What is Bonded Leather?
Many of the ‘affordable’ leather sofas in High Street furniture stores are not quite what they appear to be. When a real leather sofa is made, the upholsterer takes the cowhide and cuts it into the required shape. As you can imagine there are lots of off-cuts and small pieces of waste leather. All of this is gathered up and ground together by machine into a form of slimy, leathery mulch. This is then glued together with a special polyurethane glue and flattened out into a long sheet. When dry we have ‘bonded leather’.
Bonded leather only needs to have 20% leather content but often has a lot more and it can look quite convincing, even smelling quite authentic when new. It can look great too, especially when brand new. The problem usually arises a couple of years down the line when cracks start to appear and the plastic coating starts to flake off. Then it can look awful.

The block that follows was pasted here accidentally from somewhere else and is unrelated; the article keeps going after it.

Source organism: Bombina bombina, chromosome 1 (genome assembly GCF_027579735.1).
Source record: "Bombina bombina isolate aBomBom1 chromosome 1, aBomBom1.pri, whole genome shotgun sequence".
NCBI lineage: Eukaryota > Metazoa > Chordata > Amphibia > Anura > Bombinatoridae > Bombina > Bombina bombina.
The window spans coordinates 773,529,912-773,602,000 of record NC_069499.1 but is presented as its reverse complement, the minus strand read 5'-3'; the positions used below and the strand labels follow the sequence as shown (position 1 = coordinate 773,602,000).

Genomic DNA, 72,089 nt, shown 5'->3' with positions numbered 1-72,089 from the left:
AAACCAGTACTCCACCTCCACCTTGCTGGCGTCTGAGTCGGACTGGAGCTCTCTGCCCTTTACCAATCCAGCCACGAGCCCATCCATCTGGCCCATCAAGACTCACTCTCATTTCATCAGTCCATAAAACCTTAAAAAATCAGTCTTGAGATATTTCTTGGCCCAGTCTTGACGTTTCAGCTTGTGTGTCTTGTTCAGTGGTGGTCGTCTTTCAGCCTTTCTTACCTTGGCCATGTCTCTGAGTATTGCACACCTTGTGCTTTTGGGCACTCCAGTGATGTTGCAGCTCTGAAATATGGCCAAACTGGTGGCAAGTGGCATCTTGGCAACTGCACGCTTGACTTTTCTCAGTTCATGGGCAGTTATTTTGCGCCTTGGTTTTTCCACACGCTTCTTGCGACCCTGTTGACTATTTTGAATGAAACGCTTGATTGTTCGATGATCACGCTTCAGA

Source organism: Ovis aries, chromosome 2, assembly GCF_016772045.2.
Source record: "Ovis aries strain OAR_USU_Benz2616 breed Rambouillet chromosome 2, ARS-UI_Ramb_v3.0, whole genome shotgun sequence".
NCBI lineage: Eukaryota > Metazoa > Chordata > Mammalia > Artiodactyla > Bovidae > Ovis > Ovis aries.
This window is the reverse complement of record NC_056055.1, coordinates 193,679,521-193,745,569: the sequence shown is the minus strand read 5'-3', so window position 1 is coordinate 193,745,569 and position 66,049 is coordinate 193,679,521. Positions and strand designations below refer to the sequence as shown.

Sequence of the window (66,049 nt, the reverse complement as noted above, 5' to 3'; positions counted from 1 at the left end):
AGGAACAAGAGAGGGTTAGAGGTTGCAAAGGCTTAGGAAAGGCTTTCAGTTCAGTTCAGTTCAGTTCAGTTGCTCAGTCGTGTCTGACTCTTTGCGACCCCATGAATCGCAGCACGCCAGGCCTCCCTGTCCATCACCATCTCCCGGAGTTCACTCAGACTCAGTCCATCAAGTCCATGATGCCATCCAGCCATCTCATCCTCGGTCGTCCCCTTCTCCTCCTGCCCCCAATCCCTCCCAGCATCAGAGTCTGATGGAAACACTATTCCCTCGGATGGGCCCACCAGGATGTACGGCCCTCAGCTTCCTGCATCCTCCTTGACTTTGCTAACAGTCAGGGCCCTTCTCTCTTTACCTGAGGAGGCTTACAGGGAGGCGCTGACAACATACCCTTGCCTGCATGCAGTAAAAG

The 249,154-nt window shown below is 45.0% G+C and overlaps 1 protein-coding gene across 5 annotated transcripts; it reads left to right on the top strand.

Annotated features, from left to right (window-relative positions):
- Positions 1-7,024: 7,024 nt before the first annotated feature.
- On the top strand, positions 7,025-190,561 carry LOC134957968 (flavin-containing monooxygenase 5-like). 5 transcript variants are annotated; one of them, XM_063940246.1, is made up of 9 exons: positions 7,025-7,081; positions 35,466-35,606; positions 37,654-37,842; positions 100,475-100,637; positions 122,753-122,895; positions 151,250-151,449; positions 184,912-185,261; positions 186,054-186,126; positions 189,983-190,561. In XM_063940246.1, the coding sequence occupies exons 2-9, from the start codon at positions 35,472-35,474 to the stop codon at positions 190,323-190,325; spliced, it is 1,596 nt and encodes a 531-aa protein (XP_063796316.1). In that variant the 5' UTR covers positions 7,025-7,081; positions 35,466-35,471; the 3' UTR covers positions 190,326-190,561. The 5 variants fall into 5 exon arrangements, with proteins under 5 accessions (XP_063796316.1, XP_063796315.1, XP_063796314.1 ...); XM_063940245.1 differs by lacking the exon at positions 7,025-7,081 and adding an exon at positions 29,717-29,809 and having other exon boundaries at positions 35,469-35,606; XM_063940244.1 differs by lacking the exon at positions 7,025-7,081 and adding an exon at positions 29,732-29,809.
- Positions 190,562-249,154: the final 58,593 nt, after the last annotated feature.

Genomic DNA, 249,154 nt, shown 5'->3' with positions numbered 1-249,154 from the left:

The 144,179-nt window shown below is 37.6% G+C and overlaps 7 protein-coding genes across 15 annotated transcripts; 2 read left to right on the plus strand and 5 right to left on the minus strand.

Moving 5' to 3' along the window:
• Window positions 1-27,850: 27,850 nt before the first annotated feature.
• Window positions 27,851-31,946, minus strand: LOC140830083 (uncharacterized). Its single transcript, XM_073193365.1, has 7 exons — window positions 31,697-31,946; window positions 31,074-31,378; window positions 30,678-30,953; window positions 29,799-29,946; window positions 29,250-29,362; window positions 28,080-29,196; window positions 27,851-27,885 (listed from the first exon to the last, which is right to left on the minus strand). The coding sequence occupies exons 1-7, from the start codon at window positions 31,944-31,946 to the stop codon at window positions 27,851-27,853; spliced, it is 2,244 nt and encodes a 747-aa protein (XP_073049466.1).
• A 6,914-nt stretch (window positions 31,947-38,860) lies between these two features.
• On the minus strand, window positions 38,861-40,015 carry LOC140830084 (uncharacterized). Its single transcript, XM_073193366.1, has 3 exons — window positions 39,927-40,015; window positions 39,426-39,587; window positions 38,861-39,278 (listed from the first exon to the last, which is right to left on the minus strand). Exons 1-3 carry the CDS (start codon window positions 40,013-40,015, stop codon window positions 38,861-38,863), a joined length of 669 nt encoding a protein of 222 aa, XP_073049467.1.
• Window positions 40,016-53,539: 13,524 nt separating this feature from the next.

The shop you bought it from will say it’s fair wear and tear so you have no comeback. The only crumb of comfort may be that the sofa might not have been hugely expensive in the first place but as this can happen after a very short time it’s a real waste of money.
If you look at the red sofa on this page you’ll see that it was almost in new condition. The arms showed hardly any signs of use at all, the frame was still strong and the cushions were hardly worn. We recovered it in fabric for the customer but it was a real waste for that to happen so soon.
We would suggest when buying new that if you can’t stretch your budget to real leather try picking a fabric sofa instead of a bonded leather one. A bonded leather sofa might seem like a great deal at the time but you may well regret it down the road.